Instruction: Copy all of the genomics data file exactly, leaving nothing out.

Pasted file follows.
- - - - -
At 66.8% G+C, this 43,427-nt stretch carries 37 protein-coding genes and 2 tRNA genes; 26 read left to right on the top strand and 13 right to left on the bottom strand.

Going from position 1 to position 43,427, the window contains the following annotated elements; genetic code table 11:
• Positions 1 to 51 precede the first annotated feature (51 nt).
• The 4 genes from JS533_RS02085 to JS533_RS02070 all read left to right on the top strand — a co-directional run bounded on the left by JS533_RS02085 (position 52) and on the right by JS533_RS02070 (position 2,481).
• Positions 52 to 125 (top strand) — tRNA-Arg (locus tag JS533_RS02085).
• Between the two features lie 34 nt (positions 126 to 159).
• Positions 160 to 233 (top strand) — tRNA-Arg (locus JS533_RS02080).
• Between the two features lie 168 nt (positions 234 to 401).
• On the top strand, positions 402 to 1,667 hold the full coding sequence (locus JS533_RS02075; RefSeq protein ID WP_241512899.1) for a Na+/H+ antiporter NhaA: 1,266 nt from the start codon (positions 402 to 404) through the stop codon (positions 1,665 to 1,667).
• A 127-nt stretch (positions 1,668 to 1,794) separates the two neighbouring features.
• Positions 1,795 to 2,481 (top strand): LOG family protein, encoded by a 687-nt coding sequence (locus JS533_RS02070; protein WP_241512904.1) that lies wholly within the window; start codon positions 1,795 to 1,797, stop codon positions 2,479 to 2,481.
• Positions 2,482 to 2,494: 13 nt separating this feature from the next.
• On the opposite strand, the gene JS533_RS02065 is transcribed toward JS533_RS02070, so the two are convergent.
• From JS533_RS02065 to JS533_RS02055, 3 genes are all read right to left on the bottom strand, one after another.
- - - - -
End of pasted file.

At 66.8% G+C, this 43,427-nt stretch carries 37 protein-coding genes and 2 tRNA genes; 26 read left to right on the top strand and 13 right to left on the bottom strand.

Going from position 1 to position 43,427, the window contains the following annotated elements; genetic code table 11:
• Positions 1 to 51 precede the first annotated feature (51 nt).
• The 4 genes from JS533_RS02085 to JS533_RS02070 all read left to right on the top strand — a co-directional run bounded on the left by JS533_RS02085 (position 52) and on the right by JS533_RS02070 (position 2,481).
• Positions 52 to 125 (top strand) — tRNA-Arg (locus tag JS533_RS02085).
• Between the two features lie 34 nt (positions 126 to 159).
• Positions 160 to 233 (top strand) — tRNA-Arg (locus JS533_RS02080).
• Between the two features lie 168 nt (positions 234 to 401).
• On the top strand, positions 402 to 1,667 hold the full coding sequence (locus JS533_RS02075; RefSeq protein ID WP_241512899.1) for a Na+/H+ antiporter NhaA: 1,266 nt from the start codon (positions 402 to 404) through the stop codon (positions 1,665 to 1,667).
• A 127-nt stretch (positions 1,668 to 1,794) separates the two neighbouring features.
• Positions 1,795 to 2,481 (top strand): LOG family protein, encoded by a 687-nt coding sequence (locus JS533_RS02070; protein WP_241512904.1) that lies wholly within the window; start codon positions 1,795 to 1,797, stop codon positions 2,479 to 2,481.
• Positions 2,482 to 2,494: 13 nt separating this feature from the next.
• On the opposite strand, the gene JS533_RS02065 is transcribed toward JS533_RS02070, so the two are convergent.
• From JS533_RS02065 to JS533_RS02055, 3 genes are all read right to left on the bottom strand, one after another.